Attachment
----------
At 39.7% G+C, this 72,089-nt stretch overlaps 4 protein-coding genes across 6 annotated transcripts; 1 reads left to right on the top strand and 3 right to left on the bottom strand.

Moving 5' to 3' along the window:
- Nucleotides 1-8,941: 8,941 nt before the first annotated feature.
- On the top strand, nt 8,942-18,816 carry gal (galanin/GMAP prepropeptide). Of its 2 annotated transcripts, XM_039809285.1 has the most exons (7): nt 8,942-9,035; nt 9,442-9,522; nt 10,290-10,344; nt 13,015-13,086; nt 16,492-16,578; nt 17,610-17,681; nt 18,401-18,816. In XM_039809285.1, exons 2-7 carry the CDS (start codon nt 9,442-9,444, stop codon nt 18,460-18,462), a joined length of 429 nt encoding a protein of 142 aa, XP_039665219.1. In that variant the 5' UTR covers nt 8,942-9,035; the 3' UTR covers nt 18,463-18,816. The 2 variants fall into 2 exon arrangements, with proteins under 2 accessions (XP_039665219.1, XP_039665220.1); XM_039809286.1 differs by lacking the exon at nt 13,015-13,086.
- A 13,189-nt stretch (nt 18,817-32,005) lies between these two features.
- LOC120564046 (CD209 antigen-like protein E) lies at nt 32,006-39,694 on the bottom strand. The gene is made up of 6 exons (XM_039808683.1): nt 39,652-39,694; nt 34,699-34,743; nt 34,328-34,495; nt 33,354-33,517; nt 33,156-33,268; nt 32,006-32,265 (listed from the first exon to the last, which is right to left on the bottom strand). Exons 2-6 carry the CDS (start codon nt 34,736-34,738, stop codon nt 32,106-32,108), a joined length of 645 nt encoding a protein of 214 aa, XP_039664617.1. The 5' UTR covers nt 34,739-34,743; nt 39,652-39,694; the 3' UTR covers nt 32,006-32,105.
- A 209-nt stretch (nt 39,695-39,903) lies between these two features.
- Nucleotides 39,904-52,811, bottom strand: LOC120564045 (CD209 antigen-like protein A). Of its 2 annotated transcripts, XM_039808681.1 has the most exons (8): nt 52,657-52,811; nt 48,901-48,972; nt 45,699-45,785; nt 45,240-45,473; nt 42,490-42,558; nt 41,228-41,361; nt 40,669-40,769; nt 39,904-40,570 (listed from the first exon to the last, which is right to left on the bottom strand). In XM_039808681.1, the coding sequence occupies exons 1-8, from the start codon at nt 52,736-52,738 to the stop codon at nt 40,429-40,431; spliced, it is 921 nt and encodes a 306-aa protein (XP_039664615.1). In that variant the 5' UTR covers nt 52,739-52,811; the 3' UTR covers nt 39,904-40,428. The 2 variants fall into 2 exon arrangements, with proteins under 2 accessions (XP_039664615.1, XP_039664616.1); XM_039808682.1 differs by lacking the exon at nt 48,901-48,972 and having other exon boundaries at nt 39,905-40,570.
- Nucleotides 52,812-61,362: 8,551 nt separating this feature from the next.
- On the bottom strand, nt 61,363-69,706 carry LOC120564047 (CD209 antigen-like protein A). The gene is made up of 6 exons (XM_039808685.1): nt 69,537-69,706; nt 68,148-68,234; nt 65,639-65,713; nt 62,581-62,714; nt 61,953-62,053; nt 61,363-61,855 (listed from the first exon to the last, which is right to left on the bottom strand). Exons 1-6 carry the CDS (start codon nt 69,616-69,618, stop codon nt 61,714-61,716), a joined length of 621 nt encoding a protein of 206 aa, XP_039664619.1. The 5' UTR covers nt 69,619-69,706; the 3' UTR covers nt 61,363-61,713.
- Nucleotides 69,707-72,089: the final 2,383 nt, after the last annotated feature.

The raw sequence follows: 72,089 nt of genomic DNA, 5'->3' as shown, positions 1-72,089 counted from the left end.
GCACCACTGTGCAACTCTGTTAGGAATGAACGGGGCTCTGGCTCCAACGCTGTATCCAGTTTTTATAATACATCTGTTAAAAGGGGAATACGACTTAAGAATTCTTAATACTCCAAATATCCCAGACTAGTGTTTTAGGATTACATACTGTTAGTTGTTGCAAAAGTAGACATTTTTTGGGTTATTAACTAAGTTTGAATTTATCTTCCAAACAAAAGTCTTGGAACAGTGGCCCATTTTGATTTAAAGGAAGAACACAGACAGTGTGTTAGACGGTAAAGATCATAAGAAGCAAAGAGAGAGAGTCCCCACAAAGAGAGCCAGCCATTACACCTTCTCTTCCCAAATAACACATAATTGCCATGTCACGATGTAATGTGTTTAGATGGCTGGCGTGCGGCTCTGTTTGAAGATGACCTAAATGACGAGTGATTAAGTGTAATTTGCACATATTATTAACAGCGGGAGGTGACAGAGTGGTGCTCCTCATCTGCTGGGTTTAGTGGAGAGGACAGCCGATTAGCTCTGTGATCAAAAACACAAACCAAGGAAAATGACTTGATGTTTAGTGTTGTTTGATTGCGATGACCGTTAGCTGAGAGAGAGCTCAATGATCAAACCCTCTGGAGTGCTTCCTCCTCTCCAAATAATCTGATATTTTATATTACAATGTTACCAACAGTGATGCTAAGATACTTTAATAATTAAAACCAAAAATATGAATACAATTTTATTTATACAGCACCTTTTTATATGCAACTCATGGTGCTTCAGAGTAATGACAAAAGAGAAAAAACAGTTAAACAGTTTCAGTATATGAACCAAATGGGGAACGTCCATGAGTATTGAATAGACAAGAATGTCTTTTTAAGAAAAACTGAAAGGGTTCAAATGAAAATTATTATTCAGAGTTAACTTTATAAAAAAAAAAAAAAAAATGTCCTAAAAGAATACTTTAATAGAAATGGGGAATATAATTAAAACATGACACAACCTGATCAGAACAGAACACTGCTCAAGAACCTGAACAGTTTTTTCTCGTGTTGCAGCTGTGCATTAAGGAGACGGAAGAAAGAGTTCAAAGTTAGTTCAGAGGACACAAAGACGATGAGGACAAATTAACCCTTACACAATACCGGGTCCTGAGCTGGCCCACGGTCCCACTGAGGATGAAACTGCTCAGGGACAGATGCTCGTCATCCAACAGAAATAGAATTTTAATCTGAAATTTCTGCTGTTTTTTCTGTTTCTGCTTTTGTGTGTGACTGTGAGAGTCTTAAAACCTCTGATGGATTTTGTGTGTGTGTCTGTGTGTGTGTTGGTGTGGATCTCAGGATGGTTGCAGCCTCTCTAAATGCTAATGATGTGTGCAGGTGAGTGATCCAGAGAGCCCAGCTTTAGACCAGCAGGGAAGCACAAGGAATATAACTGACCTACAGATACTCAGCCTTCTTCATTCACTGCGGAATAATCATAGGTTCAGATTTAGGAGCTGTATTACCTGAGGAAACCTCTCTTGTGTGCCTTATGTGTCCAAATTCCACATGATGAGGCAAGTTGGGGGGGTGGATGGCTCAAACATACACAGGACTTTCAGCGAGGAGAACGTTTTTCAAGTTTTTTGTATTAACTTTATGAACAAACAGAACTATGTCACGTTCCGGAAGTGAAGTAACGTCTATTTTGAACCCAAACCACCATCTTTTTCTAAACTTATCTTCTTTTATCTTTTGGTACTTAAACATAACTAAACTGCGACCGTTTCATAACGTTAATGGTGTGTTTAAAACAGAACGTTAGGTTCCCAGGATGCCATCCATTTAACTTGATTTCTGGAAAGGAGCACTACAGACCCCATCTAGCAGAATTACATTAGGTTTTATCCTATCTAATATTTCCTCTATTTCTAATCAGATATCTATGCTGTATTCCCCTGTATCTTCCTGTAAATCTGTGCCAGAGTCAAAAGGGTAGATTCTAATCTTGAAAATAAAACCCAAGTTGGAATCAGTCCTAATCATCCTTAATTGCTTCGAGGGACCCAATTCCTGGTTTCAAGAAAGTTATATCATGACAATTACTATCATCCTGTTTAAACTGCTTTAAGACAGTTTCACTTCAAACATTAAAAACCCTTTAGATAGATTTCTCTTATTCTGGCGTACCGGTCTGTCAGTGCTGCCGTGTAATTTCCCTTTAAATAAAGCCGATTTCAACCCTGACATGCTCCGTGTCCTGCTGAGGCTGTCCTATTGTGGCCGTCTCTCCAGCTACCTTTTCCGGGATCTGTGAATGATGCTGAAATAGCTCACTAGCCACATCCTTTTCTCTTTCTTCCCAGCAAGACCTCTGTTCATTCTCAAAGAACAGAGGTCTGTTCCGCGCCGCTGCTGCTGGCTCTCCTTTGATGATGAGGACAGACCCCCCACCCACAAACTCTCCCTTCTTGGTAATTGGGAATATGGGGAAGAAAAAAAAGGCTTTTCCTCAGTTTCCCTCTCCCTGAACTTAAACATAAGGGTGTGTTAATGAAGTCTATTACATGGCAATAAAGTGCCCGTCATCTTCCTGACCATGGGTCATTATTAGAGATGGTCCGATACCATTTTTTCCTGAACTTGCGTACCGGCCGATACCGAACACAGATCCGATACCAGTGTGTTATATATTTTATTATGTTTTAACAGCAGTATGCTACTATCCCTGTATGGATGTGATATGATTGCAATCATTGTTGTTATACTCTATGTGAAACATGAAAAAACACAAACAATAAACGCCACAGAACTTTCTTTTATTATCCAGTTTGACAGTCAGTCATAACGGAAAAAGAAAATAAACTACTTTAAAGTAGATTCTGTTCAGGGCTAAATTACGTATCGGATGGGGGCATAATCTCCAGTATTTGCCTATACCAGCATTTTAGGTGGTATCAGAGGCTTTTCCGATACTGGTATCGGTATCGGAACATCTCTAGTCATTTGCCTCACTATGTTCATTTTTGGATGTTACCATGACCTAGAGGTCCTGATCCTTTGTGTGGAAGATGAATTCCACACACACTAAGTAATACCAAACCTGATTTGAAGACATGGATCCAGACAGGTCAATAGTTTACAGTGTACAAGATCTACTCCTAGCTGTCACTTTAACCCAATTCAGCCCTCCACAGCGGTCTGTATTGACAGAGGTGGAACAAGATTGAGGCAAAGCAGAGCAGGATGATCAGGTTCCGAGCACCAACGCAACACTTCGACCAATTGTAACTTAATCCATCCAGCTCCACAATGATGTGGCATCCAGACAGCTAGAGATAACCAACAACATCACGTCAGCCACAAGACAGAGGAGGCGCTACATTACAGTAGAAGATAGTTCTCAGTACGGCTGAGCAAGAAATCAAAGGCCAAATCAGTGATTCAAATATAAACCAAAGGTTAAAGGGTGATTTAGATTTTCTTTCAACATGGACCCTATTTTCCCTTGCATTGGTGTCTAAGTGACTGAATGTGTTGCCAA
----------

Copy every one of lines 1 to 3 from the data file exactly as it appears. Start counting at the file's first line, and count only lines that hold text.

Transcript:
At 39.7% G+C, this 72,089-nt stretch overlaps 4 protein-coding genes across 6 annotated transcripts; 1 reads left to right on the top strand and 3 right to left on the bottom strand.

Moving 5' to 3' along the window:
- Nucleotides 1-8,941: 8,941 nt before the first annotated feature.